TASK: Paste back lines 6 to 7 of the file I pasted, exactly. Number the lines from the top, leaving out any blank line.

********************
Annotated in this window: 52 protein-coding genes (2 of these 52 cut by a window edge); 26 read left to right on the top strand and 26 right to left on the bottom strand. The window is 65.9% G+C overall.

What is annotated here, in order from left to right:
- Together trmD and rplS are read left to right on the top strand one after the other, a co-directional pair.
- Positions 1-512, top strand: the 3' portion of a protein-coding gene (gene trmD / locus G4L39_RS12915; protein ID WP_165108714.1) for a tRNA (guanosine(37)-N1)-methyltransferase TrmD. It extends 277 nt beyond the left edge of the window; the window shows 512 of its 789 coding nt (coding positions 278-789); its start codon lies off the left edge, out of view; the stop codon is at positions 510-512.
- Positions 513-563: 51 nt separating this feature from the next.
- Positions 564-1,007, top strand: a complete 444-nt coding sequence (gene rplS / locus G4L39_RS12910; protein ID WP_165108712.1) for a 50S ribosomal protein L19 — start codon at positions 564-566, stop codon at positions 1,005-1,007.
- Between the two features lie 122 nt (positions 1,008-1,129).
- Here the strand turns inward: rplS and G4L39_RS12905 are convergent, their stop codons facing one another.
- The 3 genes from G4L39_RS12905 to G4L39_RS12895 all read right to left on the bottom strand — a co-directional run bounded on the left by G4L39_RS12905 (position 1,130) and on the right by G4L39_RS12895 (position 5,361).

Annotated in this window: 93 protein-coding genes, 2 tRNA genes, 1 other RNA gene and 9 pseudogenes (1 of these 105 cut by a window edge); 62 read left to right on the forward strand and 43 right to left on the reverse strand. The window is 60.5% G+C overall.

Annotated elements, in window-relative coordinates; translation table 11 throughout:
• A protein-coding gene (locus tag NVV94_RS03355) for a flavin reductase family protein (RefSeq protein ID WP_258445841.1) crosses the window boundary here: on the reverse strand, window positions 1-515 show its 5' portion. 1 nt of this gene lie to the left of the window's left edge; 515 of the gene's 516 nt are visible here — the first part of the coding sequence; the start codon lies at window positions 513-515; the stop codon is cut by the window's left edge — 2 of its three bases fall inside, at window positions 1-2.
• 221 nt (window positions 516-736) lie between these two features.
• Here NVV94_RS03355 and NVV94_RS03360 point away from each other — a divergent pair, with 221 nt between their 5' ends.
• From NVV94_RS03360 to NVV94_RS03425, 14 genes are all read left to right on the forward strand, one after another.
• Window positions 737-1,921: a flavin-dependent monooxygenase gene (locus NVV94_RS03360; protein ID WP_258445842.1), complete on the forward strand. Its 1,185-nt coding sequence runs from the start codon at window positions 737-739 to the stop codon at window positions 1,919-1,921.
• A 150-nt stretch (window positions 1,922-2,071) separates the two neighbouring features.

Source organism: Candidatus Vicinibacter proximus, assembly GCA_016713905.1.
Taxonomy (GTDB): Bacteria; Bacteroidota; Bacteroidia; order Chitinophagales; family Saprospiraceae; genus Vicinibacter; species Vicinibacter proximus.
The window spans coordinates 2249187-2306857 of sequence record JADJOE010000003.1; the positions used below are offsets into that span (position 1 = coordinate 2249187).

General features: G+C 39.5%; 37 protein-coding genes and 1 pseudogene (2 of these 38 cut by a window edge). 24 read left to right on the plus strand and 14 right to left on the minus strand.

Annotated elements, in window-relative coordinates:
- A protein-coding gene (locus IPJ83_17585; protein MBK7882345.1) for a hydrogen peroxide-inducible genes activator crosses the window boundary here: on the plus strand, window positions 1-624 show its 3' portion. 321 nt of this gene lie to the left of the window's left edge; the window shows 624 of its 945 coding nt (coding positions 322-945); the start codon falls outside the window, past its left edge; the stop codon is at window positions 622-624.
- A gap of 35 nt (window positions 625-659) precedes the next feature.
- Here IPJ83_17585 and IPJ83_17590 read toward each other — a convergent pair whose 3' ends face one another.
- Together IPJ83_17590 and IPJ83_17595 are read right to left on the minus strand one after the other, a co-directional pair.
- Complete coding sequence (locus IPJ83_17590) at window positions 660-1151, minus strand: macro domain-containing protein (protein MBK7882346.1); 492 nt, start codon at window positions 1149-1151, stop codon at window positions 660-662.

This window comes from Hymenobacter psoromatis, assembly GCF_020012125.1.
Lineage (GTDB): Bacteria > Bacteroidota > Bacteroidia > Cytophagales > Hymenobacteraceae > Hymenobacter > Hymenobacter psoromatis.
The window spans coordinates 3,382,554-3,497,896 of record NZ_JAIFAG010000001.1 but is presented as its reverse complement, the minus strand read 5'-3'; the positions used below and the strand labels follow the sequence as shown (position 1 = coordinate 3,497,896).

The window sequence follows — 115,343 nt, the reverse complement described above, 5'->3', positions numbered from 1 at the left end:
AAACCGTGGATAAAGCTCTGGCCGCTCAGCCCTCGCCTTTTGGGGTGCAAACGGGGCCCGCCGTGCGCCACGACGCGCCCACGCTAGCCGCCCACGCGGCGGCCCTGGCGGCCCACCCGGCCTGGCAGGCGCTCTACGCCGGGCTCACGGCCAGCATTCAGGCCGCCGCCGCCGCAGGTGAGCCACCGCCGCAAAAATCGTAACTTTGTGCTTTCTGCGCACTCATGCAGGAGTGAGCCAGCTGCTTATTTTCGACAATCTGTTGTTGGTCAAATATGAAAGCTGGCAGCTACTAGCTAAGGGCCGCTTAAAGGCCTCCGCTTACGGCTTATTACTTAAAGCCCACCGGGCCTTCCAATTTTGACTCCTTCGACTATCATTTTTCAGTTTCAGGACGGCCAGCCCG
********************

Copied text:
- Positions 564-1,007, top strand: a complete 444-nt coding sequence (gene rplS / locus G4L39_RS12910; protein ID WP_165108712.1) for a 50S ribosomal protein L19 — start codon at positions 564-566, stop codon at positions 1,005-1,007.
- Between the two features lie 122 nt (positions 1,008-1,129).